PCL-Injury-Treatment-NYC

What, When, and How: PCL Injury Treatment in NYC

Meghan E. Bishop, M.D. March 19th, 2019

Your PCL Injury Requires Expert Care

You may have heard of anterior cruciate ligament (ACL) tears due to their high incidence in athletes. But did you know about posterior cruciate ligament (PCL) injuries? Because PCL tears are less common compared to other ligament injuries, they may go undetected for some time following a traumatic event. That’s why it’s important to see a qualified knee specialist for diagnosis and treatment when an injury strikes.

At Rothman Orthopaedic Institute, we provide the best PCL injury treatment NYC has to offer. Our superior knowledge and evidence-based methods have earned us a national reputation for orthopaedic excellence. We draw on a wide range of options when treating PCL injuries on the Lower East Side, including PCL reconstruction surgery.

How Does a PCL Injury Occur?

The posterior cruciate ligament is located at the back of the knee, where it connects the thigh bone to the shinbone. Tearing this ligament takes a powerful force. As an example, we have seen patients with PCL injuries after hitting their bent knee against the dashboard during a car accident. A fall that causes a direct impact to the front of the leg and knee can also result in a PCL tear. You may not necessarily hear the “popping” noise associated with an ACL tear if the PCL has been damaged.

Here are common symptoms of a PCL tear:

  • A stiff, swollen knee

  • Knee pain

  • Wobbly or unstable sensation in the knee

  • Trouble walking or bearing weight on the affected knee

When left untreated, PCL injuries may lead to instability and osteoarthritis in the knee.

Options for PCL Injury Treatment in NYC

The treatment options chosen for you largely depend on the type and severity of the injury. Posterior cruciate ligament sprains are categorized on a scale from one to three:

  • Grade One: The ligament has been mildly damaged. Though it has been stretched, it retains the ability to keep the knee joint stable.

  • Grade Two: The ligament has been stretched to the point of becoming loose, called a partial tear.

  • Grade Three: The ligament has been torn completely into two pieces, leaving the knee joint unstable.

Once you are diagnosed with a PCL injury, you should take time to rest so that the ligament can heal as much as it can on its own. The R.I.C.E. method should be used to speed up your natural recovery:

  • Rest: Avoid moving the injured knee as much as possible.

  • Ice: Apply ice packs to the affected area for 10-15 minutes at a time every hour to alleviate pain and inflammation.

  • Compression: A bandage can be gently wrapped around the knee to help reduce swelling. It should be snug but not tight, which could interrupt the blood flow (an important component for healing!).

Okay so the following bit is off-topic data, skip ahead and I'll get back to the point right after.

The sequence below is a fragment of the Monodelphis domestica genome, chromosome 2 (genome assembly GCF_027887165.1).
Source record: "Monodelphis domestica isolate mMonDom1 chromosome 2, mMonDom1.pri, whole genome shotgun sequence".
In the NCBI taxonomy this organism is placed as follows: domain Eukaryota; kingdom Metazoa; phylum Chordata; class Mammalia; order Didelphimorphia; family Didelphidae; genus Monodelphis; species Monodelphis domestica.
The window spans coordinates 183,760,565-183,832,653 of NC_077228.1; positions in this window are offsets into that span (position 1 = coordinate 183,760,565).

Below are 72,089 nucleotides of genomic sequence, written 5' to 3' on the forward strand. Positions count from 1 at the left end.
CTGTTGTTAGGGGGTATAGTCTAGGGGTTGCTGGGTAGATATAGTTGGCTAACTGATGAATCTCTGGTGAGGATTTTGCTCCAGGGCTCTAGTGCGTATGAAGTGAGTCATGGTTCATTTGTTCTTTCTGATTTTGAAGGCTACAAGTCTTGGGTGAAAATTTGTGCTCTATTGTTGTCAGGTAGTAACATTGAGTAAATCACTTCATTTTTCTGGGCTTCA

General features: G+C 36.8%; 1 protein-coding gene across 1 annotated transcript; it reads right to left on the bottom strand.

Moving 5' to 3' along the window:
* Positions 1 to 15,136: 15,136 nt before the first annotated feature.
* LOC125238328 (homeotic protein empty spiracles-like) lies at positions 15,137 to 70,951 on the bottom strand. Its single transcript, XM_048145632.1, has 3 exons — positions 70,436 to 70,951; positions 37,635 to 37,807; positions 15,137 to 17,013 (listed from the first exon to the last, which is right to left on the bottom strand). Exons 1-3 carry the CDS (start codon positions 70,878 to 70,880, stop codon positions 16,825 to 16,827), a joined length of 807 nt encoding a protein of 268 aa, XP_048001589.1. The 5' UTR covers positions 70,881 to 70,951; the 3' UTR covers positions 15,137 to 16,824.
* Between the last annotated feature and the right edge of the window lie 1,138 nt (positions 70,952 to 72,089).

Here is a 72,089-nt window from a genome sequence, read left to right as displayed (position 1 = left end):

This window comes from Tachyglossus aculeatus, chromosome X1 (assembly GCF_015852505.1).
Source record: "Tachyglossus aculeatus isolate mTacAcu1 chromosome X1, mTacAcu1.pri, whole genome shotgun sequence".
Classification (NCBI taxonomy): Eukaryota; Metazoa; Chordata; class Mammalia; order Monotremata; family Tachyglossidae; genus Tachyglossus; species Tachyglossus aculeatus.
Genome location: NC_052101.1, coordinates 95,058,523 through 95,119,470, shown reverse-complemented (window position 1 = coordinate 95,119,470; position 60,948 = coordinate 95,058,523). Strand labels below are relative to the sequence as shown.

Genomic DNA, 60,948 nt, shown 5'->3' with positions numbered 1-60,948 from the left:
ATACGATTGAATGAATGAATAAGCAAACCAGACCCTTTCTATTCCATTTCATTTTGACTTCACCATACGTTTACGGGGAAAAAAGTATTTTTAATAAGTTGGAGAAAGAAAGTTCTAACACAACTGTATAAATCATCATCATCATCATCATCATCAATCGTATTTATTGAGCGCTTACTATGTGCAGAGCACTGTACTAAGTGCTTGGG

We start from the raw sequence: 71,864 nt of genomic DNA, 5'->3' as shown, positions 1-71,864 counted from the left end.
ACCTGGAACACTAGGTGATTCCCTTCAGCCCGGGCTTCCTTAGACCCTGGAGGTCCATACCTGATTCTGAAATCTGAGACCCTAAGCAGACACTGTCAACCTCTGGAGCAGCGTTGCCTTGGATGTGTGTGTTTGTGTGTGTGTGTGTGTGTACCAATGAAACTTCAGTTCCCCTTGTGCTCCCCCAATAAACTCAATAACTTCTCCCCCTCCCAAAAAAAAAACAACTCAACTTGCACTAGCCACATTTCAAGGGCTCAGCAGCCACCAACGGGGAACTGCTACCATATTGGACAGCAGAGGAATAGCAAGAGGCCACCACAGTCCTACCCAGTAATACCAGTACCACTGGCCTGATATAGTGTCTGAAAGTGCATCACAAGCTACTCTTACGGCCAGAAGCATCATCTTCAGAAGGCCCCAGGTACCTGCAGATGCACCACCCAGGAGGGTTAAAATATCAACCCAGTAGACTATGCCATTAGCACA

• Elevation: The knee should be propped up so that it is above the level of your heart for two to three hours daily to keep the swelling down.

Your doctor may recommend a brace to reduce knee mobility, as well as crutches to keep you from putting weight on the injured knee. This is important to ensure that you won’t reinjure the already sensitive ligament. When healing has progressed sufficiently, you will begin a physical rehabilitation program to strengthen the muscles in your quadriceps, which is key to a successful PCL recovery.

Is Knee Surgery Right for Me?

Surgery may be recommended for those with combined injuries or particularly severe PCL instability. Instability from a ruptured ligament causes the shinbone to move back and forth while running. Patients may benefit from PCL reconstruction surgery, which rebuilds the ligament using a graft. Using arthroscopic techniques, the graft is attached to the shin bone and thigh bone to reestablish the posterior cruciate ligament.

Because arthroscopy is a minimally-invasive procedure, PCL reconstruction will take less time to heal than an open incision surgery. Physical therapy should begin within one to four weeks of the procedure to help you regain knee strength. You will likely be able to return to a desk job within weeks of the surgery. Though every patient is different, full recovery usually requires six to twelve months.

Expert Care at Rothman Orthopaedic Institute

For athletes in Gramercy Park and the Lower East Side, the best PCL injury treatment in NYC is right around the corner at our office. At Rothman Orthopaedic Institute, you’ll benefit from the expertise and vast clinical experience of our knee specialists. We want to help you recover as soon as possible from your knee injury so that you can return to normal activity.

To learn more or to schedule an appointment at Rothman Orthopaedic Institute, please visit us here or contact us at 1-800-321-9999.

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